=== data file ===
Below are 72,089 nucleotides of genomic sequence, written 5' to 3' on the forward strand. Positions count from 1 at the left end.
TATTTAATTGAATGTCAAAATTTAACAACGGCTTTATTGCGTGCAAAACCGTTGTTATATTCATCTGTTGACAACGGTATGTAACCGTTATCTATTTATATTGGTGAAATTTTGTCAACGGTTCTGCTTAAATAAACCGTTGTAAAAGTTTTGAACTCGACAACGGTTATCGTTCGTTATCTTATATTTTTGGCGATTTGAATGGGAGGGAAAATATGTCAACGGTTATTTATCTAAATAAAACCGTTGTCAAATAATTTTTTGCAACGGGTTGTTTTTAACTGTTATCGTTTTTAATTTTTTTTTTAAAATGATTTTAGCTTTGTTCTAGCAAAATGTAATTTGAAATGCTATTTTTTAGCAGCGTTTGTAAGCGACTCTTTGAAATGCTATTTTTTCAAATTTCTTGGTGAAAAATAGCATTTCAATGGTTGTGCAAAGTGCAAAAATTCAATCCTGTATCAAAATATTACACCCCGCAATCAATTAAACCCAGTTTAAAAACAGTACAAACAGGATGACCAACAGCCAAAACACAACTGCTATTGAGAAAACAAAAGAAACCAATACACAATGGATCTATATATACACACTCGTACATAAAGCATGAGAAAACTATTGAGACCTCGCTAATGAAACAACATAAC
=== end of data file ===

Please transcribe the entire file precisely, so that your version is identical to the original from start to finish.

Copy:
Below are 72,089 nucleotides of genomic sequence, written 5' to 3' on the forward strand. Positions count from 1 at the left end.
TATTTAATTGAATGTCAAAATTTAACAACGGCTTTATTGCGTGCAAAACCGTTGTTATATTCATCTGTTGACAACGGTATGTAACCGTTATCTATTTATATTGGTGAAATTTTGTCAACGGTTCTGCTTAAATAAACCGTTGTAAAAGTTTTGAACTCGACAACGGTTATCGTTCGTTATCTTATATTTTTGGCGATTTGAATGGGAGGGAAAATATGTCAACGGTTATTTATCTAAATAAAACCGTTGTCAAATAATTTTTTGCAACGGGTTGTTTTTAACTGTTATCGTTTTTAATTTTTTTTTTAAAATGATTTTAGCTTTGTTCTAGCAAAATGTAATTTGAAATGCTATTTTTTAGCAGCGTTTGTAAGCGACTCTTTGAAATGCTATTTTTTCAAATTTCTTGGTGAAAAATAGCATTTCAATGGTTGTGCAAAGTGCAAAAATTCAATCCTGTATCAAAATATTACACCCCGCAATCAATTAAACCCAGTTTAAAAACAGTACAAACAGGATGACCAACAGCCAAAACACAACTGCTATTGAGAAAACAAAAGAAACCAATACACAATGGATCTATATATACACACTCGTACATAAAGCATGAGAAAACTATTGAGACCTCGCTAATGAAACAACATAAC